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The Oak National Academy is focusing on reading comprehension this week, beginning with poetry.

 

Improve your knowledge of prefixes with BBC Bitesize!

Prefixes are groups of letters that are added to the start of words to change their meaning.

 

Most prefixes mean a similar thing when they're added to different words.

  • un- and in- usually mean ‘not’.

For example: unhappy, unlocked, unfair and intolerant, incapable, inconsiderate

  • dis- and mis- usually have negative meanings.

For example: disagree, disobey, misbehave, mislead

  • re- usually means ‘again’ or ‘back’.

For example: redo, reappear, redecorate

  • sub- usually means ‘under’.

For example: subheading, submarine

 

Remember: 'Root words' are the basic words that are used to form other words. Root words haven't had any prefixes or suffixes added to them yet.

Not all prefixes can be added to all root words. You have to choose the correct one.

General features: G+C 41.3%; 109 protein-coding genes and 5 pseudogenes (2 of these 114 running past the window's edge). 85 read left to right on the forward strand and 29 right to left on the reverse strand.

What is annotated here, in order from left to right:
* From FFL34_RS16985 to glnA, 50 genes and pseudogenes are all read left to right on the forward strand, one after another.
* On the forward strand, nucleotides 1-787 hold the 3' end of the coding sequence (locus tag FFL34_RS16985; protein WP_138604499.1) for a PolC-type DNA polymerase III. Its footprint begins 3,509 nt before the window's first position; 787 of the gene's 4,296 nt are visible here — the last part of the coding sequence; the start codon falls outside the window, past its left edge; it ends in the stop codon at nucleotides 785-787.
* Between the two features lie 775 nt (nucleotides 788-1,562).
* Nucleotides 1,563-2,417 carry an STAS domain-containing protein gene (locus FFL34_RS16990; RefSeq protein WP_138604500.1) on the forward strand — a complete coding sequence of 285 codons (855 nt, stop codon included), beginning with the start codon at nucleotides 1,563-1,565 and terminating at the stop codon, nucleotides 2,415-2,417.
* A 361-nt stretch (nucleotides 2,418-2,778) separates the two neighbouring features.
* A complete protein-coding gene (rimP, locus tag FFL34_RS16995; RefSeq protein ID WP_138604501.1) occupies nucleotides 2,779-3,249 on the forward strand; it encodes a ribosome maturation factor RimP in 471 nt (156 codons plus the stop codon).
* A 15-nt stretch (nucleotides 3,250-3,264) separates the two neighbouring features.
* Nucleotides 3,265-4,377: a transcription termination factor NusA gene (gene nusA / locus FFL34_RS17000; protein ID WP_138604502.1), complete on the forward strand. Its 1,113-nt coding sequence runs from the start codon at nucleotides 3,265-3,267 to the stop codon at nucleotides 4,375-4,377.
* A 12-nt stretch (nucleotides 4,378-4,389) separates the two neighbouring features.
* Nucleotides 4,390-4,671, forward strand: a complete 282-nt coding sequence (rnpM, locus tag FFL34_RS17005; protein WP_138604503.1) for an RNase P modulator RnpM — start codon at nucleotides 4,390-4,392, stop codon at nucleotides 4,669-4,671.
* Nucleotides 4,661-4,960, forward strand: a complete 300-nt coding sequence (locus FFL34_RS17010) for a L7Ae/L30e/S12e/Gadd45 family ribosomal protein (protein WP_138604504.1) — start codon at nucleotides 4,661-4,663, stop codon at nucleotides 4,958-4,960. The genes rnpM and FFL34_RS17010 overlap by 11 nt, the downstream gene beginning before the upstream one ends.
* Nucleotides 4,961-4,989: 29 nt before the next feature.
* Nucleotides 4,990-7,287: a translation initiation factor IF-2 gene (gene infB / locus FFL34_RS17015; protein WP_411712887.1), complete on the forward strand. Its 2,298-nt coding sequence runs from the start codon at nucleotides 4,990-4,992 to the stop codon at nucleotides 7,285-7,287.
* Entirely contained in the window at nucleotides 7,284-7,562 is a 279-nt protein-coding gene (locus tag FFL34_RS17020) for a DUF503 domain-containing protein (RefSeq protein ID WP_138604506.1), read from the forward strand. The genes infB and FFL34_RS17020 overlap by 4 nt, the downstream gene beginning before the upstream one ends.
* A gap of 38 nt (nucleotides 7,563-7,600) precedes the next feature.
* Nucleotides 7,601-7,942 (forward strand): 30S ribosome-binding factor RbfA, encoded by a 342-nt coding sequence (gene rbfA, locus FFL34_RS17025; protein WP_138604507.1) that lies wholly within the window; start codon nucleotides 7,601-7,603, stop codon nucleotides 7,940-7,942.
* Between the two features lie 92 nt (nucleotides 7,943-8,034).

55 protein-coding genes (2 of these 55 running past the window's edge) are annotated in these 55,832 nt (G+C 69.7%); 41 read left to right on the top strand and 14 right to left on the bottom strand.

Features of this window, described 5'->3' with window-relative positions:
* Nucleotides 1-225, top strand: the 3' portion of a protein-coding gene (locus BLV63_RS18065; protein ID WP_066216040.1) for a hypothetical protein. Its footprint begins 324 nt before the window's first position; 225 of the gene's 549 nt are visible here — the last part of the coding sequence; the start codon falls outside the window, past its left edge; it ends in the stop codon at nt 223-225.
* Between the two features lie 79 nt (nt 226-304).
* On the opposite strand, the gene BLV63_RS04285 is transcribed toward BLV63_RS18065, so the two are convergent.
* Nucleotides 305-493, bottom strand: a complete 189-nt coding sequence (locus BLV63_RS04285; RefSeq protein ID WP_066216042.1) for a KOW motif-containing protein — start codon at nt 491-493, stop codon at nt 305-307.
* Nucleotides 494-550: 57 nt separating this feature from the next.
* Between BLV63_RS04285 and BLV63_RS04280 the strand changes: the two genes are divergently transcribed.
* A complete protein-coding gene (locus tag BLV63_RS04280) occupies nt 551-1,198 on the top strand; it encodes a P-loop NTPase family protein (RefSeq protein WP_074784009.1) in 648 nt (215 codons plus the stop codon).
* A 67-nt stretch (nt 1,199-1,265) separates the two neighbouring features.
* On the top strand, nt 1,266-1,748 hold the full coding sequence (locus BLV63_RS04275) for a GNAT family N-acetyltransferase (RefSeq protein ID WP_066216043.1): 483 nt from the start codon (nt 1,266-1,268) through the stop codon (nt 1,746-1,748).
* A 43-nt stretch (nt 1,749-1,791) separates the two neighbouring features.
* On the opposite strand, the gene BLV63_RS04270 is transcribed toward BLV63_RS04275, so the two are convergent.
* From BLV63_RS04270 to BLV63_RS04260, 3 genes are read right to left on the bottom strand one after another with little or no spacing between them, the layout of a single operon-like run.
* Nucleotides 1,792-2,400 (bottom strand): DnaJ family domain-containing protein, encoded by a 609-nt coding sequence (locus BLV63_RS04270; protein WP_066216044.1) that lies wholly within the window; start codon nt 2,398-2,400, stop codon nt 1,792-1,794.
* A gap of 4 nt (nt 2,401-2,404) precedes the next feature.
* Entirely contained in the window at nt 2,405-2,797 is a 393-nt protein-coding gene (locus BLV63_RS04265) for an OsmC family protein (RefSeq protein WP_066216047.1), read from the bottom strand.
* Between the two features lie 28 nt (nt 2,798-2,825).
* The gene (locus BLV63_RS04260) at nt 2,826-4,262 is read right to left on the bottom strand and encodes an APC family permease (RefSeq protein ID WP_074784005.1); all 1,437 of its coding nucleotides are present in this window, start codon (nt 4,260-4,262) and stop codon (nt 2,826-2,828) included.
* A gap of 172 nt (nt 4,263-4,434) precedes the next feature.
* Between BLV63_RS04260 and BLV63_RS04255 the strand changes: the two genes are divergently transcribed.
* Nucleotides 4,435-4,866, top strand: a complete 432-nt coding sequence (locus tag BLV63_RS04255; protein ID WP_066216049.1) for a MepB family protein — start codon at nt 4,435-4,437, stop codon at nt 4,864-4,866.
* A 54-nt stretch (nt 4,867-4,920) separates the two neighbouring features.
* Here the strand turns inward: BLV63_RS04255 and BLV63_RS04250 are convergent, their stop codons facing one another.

For example: un- can be added to 'happy' to make 'unhappy', but dis- or mis- couldn't.

Adding in- can be particularly tricky. There are three rules to remember.

1. When the root word begins with an l, the prefix in- changes to il-.

For example: il + legal = illegal

2. When the root word begins with an r, the prefix in- changes to ir-.

For example: ir + regular = irregular

3. When the root word begins with an m or a p, the prefix in- changes to im-.

For example: im + possible = impossible

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